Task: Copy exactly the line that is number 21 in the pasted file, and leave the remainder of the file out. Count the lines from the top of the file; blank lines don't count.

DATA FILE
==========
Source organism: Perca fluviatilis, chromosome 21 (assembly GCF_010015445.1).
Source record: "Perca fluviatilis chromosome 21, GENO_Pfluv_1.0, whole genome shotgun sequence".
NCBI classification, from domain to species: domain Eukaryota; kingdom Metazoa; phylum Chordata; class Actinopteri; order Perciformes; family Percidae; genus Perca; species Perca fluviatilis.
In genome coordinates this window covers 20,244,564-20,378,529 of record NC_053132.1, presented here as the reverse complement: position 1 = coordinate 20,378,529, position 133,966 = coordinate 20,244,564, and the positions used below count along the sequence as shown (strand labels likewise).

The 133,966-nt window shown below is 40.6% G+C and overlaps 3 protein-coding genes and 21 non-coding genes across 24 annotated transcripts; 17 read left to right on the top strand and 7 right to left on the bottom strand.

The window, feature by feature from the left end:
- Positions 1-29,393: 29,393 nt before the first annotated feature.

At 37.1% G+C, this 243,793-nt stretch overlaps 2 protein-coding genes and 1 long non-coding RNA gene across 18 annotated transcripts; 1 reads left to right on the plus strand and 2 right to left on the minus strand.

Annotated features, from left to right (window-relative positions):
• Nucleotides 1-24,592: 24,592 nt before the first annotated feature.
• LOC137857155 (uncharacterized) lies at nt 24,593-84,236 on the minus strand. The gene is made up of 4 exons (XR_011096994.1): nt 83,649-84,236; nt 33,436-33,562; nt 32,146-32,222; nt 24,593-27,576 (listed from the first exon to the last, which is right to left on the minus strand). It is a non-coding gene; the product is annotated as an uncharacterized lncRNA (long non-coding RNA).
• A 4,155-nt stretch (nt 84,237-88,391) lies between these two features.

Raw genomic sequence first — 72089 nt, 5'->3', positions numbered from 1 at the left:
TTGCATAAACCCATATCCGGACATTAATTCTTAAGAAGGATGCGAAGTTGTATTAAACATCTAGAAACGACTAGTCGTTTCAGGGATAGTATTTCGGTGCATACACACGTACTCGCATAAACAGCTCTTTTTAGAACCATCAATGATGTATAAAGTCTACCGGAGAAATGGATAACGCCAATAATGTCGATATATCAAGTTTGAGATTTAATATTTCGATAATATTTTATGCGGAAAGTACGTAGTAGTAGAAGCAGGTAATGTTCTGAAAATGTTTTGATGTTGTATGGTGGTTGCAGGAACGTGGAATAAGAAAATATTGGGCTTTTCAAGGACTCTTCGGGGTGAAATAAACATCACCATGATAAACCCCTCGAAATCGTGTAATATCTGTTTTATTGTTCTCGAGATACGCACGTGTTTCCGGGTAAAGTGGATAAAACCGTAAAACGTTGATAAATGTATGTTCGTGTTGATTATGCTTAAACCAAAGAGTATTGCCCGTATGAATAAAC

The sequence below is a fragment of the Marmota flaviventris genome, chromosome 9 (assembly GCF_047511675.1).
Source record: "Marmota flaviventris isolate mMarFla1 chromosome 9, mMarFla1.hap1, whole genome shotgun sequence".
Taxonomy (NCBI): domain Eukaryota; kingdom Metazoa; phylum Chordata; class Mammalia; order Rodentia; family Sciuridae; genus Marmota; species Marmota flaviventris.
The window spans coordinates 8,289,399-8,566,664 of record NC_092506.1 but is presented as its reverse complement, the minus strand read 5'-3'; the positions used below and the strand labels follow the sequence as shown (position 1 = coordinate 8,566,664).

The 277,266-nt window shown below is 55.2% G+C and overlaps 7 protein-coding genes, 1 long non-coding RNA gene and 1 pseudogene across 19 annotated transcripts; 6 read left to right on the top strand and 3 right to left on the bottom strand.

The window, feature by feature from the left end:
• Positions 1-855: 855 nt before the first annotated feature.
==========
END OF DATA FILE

• Positions 1-855: 855 nt before the first annotated feature.